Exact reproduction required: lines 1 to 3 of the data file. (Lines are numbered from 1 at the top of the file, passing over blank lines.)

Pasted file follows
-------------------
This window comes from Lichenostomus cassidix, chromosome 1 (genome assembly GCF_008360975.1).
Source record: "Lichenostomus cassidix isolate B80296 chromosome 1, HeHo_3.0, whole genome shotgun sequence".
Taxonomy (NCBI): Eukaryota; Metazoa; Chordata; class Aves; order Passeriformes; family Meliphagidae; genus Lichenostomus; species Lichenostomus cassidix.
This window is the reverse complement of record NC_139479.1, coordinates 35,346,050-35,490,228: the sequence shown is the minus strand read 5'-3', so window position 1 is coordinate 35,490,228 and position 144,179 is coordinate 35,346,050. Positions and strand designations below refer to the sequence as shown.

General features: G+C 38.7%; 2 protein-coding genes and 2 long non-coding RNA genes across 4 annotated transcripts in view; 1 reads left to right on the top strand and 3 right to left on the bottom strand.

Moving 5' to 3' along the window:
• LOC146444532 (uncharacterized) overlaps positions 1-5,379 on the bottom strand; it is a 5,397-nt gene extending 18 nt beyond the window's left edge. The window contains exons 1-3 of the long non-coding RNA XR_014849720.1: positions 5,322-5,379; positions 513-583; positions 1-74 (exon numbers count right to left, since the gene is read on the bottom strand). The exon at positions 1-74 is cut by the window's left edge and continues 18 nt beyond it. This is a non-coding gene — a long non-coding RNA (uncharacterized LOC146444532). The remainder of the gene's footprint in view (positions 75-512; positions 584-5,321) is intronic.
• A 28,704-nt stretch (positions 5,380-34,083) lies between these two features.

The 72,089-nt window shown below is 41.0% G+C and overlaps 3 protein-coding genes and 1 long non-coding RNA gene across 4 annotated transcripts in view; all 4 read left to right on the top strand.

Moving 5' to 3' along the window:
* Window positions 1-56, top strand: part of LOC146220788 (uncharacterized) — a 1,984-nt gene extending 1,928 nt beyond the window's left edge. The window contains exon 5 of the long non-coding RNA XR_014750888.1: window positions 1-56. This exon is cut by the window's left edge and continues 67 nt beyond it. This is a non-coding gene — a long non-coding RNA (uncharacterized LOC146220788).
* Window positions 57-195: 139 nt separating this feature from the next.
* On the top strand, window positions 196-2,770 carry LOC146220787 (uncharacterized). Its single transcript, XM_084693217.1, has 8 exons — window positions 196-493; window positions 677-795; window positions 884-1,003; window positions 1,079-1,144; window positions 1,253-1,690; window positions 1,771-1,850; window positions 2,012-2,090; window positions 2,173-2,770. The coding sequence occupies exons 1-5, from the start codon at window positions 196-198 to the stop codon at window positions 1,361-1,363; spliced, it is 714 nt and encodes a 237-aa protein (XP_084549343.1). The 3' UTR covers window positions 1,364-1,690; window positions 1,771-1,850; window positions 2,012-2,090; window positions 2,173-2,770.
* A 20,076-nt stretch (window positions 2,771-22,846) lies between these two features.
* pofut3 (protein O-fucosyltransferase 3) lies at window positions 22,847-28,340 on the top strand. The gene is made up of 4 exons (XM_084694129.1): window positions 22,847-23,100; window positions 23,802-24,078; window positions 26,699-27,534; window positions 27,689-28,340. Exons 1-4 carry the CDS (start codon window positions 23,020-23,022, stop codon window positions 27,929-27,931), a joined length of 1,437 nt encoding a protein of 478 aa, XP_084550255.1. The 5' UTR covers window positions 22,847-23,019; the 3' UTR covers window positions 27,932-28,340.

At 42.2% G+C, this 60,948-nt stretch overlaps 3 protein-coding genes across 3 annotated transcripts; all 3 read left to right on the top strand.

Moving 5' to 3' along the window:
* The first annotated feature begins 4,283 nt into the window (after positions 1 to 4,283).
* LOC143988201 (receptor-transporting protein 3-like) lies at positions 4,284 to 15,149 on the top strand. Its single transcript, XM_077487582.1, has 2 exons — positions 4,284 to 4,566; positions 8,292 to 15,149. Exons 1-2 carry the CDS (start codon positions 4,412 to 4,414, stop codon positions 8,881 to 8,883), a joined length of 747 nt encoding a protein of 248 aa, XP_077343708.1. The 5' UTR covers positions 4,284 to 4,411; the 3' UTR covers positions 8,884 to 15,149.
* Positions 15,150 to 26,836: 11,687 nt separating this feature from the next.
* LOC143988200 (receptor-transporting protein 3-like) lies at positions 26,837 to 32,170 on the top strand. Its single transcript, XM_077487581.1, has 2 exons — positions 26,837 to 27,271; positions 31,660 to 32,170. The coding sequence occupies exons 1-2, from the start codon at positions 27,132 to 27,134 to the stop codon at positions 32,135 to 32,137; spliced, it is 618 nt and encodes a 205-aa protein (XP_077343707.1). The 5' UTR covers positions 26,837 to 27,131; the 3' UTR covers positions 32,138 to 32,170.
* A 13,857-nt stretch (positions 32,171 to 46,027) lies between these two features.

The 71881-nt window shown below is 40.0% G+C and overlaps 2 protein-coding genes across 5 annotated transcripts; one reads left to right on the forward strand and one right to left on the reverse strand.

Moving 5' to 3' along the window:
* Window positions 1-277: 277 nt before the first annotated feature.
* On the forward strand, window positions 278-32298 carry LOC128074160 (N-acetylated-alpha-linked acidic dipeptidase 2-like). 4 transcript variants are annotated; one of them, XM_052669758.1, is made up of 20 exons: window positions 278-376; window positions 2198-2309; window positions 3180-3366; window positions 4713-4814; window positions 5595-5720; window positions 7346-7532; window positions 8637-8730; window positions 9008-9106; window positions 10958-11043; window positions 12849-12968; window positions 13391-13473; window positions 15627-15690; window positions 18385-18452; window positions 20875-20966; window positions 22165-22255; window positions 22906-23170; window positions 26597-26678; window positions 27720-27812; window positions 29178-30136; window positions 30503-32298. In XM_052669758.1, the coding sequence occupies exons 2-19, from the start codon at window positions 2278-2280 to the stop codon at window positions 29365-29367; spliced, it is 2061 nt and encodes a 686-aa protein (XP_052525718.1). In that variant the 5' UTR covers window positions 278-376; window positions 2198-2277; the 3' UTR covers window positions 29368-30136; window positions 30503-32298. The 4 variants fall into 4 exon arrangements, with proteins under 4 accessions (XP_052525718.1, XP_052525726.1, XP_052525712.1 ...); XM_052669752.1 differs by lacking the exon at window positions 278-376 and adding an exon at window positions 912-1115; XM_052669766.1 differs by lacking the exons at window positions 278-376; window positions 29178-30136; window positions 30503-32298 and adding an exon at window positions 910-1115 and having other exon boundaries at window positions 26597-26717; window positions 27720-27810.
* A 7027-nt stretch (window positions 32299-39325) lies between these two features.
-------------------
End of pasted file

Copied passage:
This window comes from Lichenostomus cassidix, chromosome 1 (genome assembly GCF_008360975.1).
Source record: "Lichenostomus cassidix isolate B80296 chromosome 1, HeHo_3.0, whole genome shotgun sequence".
Taxonomy (NCBI): Eukaryota; Metazoa; Chordata; class Aves; order Passeriformes; family Meliphagidae; genus Lichenostomus; species Lichenostomus cassidix.